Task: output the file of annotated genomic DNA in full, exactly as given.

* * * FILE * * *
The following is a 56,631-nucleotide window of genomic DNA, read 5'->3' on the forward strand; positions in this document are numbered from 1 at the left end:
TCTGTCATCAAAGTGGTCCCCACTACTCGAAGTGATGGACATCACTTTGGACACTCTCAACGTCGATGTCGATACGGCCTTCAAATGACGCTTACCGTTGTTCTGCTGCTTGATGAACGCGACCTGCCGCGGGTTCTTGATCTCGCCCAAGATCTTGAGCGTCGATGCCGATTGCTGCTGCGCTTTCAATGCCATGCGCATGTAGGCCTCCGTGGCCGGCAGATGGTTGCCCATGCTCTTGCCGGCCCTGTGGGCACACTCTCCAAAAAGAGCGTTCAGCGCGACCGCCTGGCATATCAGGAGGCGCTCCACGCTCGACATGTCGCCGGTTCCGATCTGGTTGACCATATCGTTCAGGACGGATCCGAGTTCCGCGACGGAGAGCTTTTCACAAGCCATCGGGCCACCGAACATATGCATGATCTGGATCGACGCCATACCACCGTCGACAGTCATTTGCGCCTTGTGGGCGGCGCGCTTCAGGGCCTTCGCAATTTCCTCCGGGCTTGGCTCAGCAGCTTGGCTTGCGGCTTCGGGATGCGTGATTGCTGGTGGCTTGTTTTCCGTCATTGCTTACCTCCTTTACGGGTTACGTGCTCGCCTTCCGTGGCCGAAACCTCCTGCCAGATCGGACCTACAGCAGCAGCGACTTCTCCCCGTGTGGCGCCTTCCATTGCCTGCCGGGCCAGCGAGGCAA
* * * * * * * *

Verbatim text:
The following is a 56,631-nucleotide window of genomic DNA, read 5'->3' on the forward strand; positions in this document are numbered from 1 at the left end:
TCTGTCATCAAAGTGGTCCCCACTACTCGAAGTGATGGACATCACTTTGGACACTCTCAACGTCGATGTCGATACGGCCTTCAAATGACGCTTACCGTTGTTCTGCTGCTTGATGAACGCGACCTGCCGCGGGTTCTTGATCTCGCCCAAGATCTTGAGCGTCGATGCCGATTGCTGCTGCGCTTTCAATGCCATGCGCATGTAGGCCTCCGTGGCCGGCAGATGGTTGCCCATGCTCTTGCCGGCCCTGTGGGCACACTCTCCAAAAAGAGCGTTCAGCGCGACCGCCTGGCATATCAGGAGGCGCTCCACGCTCGACATGTCGCCGGTTCCGATCTGGTTGACCATATCGTTCAGGACGGATCCGAGTTCCGCGACGGAGAGCTTTTCACAAGCCATCGGGCCACCGAACATATGCATGATCTGGATCGACGCCATACCACCGTCGACAGTCATTTGCGCCTTGTGGGCGGCGCGCTTCAGGGCCTTCGCAATTTCCTCCGGGCTTGGCTCAGCAGCTTGGCTTGCGGCTTCGGGATGCGTGATTGCTGGTGGCTTGTTTTCCGTCATTGCTTACCTCCTTTACGGGTTACGTGCTCGCCTTCCGTGGCCGAAACCTCCTGCCAGATCGGACCTACAGCAGCAGCGACTTCTCCCCGTGTGGCGCCTTCCATTGCCTGCCGGGCCAGCGAGGCAA